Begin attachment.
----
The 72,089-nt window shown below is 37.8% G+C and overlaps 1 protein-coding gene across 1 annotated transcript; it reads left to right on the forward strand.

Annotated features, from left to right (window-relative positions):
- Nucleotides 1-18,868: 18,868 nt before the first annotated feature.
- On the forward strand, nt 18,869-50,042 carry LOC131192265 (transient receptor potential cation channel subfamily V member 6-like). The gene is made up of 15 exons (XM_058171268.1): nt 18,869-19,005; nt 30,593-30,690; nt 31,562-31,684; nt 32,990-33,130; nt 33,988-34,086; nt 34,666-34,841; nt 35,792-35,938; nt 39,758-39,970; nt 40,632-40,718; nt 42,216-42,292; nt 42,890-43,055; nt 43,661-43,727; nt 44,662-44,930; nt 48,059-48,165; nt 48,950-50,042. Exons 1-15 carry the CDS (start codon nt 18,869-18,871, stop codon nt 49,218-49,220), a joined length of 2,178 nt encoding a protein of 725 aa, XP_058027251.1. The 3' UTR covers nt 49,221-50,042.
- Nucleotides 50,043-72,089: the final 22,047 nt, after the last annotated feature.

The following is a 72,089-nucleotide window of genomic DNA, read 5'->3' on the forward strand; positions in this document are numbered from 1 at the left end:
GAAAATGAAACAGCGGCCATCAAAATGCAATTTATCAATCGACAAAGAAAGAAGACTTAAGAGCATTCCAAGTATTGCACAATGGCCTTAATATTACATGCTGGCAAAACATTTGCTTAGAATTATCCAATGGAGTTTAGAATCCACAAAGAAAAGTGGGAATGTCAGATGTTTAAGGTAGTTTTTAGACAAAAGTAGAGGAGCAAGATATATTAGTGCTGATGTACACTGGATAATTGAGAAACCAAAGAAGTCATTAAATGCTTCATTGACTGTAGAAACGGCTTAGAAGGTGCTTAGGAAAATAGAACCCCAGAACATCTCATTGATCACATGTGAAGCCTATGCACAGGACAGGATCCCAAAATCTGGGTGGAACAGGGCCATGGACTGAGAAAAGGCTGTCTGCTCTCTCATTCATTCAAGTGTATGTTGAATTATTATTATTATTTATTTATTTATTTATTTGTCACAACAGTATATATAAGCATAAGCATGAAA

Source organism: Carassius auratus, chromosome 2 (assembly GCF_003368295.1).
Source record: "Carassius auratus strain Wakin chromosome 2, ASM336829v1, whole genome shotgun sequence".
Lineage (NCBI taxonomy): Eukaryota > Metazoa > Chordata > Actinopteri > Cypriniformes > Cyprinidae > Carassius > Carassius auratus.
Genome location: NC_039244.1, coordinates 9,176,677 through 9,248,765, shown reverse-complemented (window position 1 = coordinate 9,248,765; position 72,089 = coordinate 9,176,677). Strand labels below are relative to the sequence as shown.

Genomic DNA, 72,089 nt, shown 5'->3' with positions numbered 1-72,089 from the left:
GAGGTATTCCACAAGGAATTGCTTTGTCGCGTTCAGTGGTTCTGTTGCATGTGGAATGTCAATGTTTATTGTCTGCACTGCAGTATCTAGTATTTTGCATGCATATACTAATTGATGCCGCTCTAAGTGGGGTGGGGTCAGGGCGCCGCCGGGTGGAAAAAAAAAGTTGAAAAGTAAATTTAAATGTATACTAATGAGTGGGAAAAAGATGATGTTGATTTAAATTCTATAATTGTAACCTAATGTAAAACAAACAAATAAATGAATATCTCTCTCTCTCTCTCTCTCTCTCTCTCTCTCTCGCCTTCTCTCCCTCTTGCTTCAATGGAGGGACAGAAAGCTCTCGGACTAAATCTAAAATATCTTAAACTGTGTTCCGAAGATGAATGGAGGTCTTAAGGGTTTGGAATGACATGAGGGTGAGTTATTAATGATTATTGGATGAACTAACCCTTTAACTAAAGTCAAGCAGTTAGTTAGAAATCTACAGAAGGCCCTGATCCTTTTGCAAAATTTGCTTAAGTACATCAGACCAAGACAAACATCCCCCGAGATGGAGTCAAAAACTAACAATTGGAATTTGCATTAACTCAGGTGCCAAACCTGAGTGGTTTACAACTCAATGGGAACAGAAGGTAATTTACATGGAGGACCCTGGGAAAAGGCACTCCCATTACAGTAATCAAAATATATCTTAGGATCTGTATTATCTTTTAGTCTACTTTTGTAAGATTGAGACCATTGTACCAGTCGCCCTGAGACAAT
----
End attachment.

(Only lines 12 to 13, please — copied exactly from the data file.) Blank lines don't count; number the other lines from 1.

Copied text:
Genomic DNA, 72,089 nt, shown 5'->3' with positions numbered 1-72,089 from the left:
GAGGTATTCCACAAGGAATTGCTTTGTCGCGTTCAGTGGTTCTGTTGCATGTGGAATGTCAATGTTTATTGTCTGCACTGCAGTATCTAGTATTTTGCATGCATATACTAATTGATGCCGCTCTAAGTGGGGTGGGGTCAGGGCGCCGCCGGGTGGAAAAAAAAAGTTGAAAAGTAAATTTAAATGTATACTAATGAGTGGGAAAAAGATGATGTTGATTTAAATTCTATAATTGTAACCTAATGTAAAACAAACAAATAAATGAATATCTCTCTCTCTCTCTCTCTCTCTCTCTCTCTCTCGCCTTCTCTCCCTCTTGCTTCAATGGAGGGACAGAAAGCTCTCGGACTAAATCTAAAATATCTTAAACTGTGTTCCGAAGATGAATGGAGGTCTTAAGGGTTTGGAATGACATGAGGGTGAGTTATTAATGATTATTGGATGAACTAACCCTTTAACTAAAGTCAAGCAGTTAGTTAGAAATCTACAGAAGGCCCTGATCCTTTTGCAAAATTTGCTTAAGTACATCAGACCAAGACAAACATCCCCCGAGATGGAGTCAAAAACTAACAATTGGAATTTGCATTAACTCAGGTGCCAAACCTGAGTGGTTTACAACTCAATGGGAACAGAAGGTAATTTACATGGAGGACCCTGGGAAAAGGCACTCCCATTACAGTAATCAAAATATATCTTAGGATCTGTATTATCTTTTAGTCTACTTTTGTAAGATTGAGACCATTGTACCAGTCGCCCTGAGACAAT